Welcome to Coastal Virginia Veterinary Dermatology.
I suspect you are here because your pet has a skin problem, or perhaps your primary veterinarian suggested you take your pet to a veterinary dermatologist. If you just stumbled onto this page, that’s OK too; you’ll learn a little something about skin problems of companion animals.
So, what does a veterinary dermatologist do, and, for some of you, why was I sent here?
Whether the patient is human or animal, medicine is a complex discipline. No one can master all aspects of health care; for this reason, we have specialists who deal in depth with specific areas of medical care. Veterinary medicine includes the same specialties as in human medicine, such as internal medicine, cardiology, surgery, oncology, ophthalmology, and, of course, dermatology.
As for all medical specialties, intensive training is a requirement. Training to become a veterinary dermatologist requires 2-3 years of residency training after achieving the DVM (doctor of veterinary medicine) degree. During this time the dermatology resident is exposed to extensive “book learning” (medical journals, conferences, online training, and, yes, actual books), and, most importantly, to clinical practice. The trainee must publish 1-3 articles in a peer-reviewed medical journal. After this, there is one more hurdle, namely a multiple-day examination administered by the American College of Veterinary Dermatology. Only after passing this test can an individual become a board-certified veterinary dermatologist.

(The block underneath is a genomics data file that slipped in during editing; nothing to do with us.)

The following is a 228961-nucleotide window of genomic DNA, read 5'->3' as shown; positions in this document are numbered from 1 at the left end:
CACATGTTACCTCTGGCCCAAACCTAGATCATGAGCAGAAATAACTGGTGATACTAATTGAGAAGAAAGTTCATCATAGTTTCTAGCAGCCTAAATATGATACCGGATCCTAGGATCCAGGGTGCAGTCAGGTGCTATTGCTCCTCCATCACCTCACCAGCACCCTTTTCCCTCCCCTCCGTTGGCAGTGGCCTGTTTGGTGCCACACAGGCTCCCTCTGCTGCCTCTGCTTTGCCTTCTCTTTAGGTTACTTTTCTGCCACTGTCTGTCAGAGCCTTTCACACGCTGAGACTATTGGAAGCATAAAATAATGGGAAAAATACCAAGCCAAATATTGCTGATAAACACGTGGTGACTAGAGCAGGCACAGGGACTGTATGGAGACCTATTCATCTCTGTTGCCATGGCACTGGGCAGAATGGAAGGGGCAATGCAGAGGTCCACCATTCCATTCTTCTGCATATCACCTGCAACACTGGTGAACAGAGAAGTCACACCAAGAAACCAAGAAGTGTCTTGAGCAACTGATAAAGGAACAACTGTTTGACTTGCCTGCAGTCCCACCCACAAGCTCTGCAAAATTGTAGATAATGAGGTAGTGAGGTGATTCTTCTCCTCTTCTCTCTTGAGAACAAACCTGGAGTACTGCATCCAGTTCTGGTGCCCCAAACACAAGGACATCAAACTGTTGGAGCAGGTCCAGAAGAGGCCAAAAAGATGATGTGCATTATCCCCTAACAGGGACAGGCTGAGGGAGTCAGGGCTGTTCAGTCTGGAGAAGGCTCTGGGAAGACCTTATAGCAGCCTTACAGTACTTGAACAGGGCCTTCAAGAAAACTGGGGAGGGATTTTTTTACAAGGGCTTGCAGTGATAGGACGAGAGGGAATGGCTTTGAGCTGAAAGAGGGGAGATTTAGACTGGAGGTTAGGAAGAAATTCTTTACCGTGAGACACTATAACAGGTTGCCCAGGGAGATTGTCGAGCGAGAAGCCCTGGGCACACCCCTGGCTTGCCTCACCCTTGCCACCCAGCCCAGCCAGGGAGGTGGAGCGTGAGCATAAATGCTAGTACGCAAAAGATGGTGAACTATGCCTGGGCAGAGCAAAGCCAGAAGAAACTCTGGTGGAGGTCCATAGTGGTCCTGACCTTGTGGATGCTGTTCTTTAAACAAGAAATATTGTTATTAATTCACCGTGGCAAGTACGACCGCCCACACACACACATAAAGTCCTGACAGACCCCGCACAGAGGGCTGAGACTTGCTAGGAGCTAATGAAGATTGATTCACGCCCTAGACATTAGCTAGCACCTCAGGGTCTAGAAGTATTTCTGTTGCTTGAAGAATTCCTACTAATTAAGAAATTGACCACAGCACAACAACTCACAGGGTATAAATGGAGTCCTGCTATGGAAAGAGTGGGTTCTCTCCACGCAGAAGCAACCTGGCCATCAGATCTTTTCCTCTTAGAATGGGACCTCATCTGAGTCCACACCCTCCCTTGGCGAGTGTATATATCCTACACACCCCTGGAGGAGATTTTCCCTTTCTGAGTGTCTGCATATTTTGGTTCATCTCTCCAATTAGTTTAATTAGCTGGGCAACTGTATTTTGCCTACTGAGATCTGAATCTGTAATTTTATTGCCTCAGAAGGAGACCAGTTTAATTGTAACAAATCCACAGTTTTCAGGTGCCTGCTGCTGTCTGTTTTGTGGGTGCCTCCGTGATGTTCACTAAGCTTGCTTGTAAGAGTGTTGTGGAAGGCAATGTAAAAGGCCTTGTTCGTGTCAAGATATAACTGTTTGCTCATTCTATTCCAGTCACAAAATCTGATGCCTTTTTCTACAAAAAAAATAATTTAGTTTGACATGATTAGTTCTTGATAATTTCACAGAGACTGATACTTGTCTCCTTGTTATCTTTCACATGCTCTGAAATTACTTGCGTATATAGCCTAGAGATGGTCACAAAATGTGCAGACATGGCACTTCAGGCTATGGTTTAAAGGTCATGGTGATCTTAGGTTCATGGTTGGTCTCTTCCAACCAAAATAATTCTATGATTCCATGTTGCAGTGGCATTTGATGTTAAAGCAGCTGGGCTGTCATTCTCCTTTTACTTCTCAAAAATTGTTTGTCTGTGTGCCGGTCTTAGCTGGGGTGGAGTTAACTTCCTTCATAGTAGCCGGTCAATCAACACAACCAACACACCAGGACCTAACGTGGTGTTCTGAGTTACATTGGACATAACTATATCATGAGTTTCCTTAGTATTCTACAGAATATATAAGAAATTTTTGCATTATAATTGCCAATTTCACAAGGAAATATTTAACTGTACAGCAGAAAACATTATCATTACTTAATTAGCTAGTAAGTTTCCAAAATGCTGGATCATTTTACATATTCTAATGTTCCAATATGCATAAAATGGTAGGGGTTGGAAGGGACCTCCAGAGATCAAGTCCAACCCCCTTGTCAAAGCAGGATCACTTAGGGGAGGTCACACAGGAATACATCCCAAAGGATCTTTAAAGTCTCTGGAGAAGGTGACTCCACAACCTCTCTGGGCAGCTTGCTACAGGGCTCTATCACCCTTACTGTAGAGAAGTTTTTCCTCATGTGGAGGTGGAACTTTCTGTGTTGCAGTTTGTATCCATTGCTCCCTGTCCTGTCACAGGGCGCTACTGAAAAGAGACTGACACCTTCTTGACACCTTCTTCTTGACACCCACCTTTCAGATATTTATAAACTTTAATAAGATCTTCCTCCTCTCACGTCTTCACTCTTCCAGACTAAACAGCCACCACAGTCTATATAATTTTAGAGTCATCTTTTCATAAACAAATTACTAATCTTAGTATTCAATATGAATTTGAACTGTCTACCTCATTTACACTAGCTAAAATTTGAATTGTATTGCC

It is because of this rigorous training that your primary veterinarian puts his or her trust in a specialist to help treat your beloved animal companion. We at Coastal Virginia Veterinary Dermatology take this trust to heart.